Healthy Versus Unhealthy Competition in Business
While capitalism is based on competition between businesses, business competition can be classified as healthy and unhealthy. What constitutes healthy business competition? What are the unhealthy types of business competition?
Healthy Competition Between Businesses
What describes a free enterprise system with healthy business competition?
- Consumers have choices in the marketplace. More choice in the marketplace typically results in higher product quality and lower prices.
- Successful businesses can expand and shift product mixes based on customer demands. Businesses can move their operating facilities, expand existing facilities or alter their technological base.
- Businesses not in tune with customer demands, the law or best business practices are fail. They are replaced by new businesses that form to fill in the gap or the expansion of more customer-attuned businesses.
- Unprofitable operations can close and businesses can shed workers to fit their labor requirements.
- Businesses offering obsolete products go out of business.
- Businesses with poor service go away.
- Where demand is high, prices rise. More suppliers enter the marketplace, keeping prices reasonable.
Unhealthy Competition in Business
What are the signs of unhealthy competition in a free market enterprise? The primary sign is that either the businesses or the customers are not free.
- Consumer choices are limited in the marketplace, whether through monopolies or cartels. Why in the National Health Service in the UK so horrible? Because there is almost no private medical market and thus no reason for the NHS to treat patients in a timely manner as compared to increasing bureaucracy oversight or rationing care in a misguided attempt to save money. In another example, health insurance in the United States is regulated by state and insurers cannot offer health insurance across state lines. The result is that consumers cannot use lower cost health plans available to neighbors right across state lines.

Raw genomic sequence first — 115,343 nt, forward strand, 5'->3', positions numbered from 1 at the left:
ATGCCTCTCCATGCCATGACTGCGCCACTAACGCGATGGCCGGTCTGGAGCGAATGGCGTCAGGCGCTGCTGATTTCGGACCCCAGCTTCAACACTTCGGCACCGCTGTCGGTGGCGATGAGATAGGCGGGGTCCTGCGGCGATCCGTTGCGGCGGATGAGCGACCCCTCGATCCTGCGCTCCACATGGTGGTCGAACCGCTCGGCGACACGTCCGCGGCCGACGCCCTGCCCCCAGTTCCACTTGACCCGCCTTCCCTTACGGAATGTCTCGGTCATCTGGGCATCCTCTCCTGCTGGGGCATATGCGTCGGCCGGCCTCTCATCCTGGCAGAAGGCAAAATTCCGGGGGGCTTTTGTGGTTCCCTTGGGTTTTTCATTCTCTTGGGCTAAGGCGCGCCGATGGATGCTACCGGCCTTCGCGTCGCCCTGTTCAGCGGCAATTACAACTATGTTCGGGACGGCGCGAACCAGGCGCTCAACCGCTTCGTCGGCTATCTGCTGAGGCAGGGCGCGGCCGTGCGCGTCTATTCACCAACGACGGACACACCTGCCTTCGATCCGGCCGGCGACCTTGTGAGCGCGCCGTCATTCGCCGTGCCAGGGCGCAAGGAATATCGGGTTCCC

- Successful businesses are limited in their ability to expand or adjust offerings. This may be due to local governments prohibiting their moves to larger stores or adding on to an existing factory due to false environmental or noise concerns.
- Businesses are deemed too big to fail. Then end result of this verdict is the socialization of losses, where ultimately the taxpayer pays to keep open a politically connected business. The irony is that successful businesses pay higher taxes to keep open competitors who would otherwise shut down in the marketplace.
- Local governments can prevent a business from closing its facilities. France’s mandates to pay several years of wages to workers when a plant closes results in unproductive factories staying open at a fraction of their competitor’s productivity rather than shutting down. Labor regulations limiting layoffs or employee terminations hurt quality. The most egregious example of this is union interventions in the public school systems where bad teachers and even pedophiles receive years of pay while their termination is appealed by the union. In many more cases, unions require employees who are not currently used to be kept on the payroll for months instead of freeing them to find better, long term careers.
- Local rules and regulations or national laws restrict new entrants to the marketplace. For example, New York City limits the number of taxis, causing each taxi medallion to be worth other a hundred thousand dollars. It also keeps cab fares unnecessarily high. Licensing for many professions that don't really require it are another burden, as found by an Institute for Justice Study where licensing for florists in Louisiana, barbers, interior decorators and many other jobs raised wages 10% because it restricted the skilled labor supply.
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